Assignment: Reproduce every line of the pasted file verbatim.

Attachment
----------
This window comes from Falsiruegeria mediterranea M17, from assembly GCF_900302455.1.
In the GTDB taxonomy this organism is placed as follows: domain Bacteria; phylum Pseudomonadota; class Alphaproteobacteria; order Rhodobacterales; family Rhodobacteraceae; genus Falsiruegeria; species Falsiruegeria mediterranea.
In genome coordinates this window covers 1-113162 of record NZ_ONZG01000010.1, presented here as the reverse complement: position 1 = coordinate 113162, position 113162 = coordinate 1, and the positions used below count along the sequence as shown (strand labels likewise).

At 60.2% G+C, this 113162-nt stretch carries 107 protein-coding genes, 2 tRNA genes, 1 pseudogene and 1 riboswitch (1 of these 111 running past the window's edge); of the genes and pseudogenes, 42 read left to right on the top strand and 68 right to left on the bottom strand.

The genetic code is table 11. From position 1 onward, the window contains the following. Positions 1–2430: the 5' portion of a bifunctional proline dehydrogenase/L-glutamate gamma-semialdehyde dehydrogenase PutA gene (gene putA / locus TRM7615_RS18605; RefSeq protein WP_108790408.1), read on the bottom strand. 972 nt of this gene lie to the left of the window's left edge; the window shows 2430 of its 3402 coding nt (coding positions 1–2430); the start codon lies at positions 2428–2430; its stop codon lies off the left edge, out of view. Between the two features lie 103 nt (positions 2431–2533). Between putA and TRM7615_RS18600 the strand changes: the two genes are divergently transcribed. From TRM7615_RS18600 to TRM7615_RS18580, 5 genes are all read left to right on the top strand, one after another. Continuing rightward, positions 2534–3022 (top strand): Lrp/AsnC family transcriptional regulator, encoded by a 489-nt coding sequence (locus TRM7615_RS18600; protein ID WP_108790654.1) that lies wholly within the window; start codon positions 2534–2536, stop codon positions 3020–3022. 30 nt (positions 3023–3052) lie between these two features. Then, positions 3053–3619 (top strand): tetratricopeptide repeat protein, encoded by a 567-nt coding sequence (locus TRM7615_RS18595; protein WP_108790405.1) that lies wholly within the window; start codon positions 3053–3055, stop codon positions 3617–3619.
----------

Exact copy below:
This window comes from Falsiruegeria mediterranea M17, from assembly GCF_900302455.1.
In the GTDB taxonomy this organism is placed as follows: domain Bacteria; phylum Pseudomonadota; class Alphaproteobacteria; order Rhodobacterales; family Rhodobacteraceae; genus Falsiruegeria; species Falsiruegeria mediterranea.
In genome coordinates this window covers 1-113162 of record NZ_ONZG01000010.1, presented here as the reverse complement: position 1 = coordinate 113162, position 113162 = coordinate 1, and the positions used below count along the sequence as shown (strand labels likewise).

At 60.2% G+C, this 113162-nt stretch carries 107 protein-coding genes, 2 tRNA genes, 1 pseudogene and 1 riboswitch (1 of these 111 running past the window's edge); of the genes and pseudogenes, 42 read left to right on the top strand and 68 right to left on the bottom strand.

The genetic code is table 11. From position 1 onward, the window contains the following. Positions 1–2430: the 5' portion of a bifunctional proline dehydrogenase/L-glutamate gamma-semialdehyde dehydrogenase PutA gene (gene putA / locus TRM7615_RS18605; RefSeq protein WP_108790408.1), read on the bottom strand. 972 nt of this gene lie to the left of the window's left edge; the window shows 2430 of its 3402 coding nt (coding positions 1–2430); the start codon lies at positions 2428–2430; its stop codon lies off the left edge, out of view. Between the two features lie 103 nt (positions 2431–2533). Between putA and TRM7615_RS18600 the strand changes: the two genes are divergently transcribed. From TRM7615_RS18600 to TRM7615_RS18580, 5 genes are all read left to right on the top strand, one after another. Continuing rightward, positions 2534–3022 (top strand): Lrp/AsnC family transcriptional regulator, encoded by a 489-nt coding sequence (locus TRM7615_RS18600; protein ID WP_108790654.1) that lies wholly within the window; start codon positions 2534–2536, stop codon positions 3020–3022. 30 nt (positions 3023–3052) lie between these two features. Then, positions 3053–3619 (top strand): tetratricopeptide repeat protein, encoded by a 567-nt coding sequence (locus TRM7615_RS18595; protein WP_108790405.1) that lies wholly within the window; start codon positions 3053–3055, stop codon positions 3617–3619.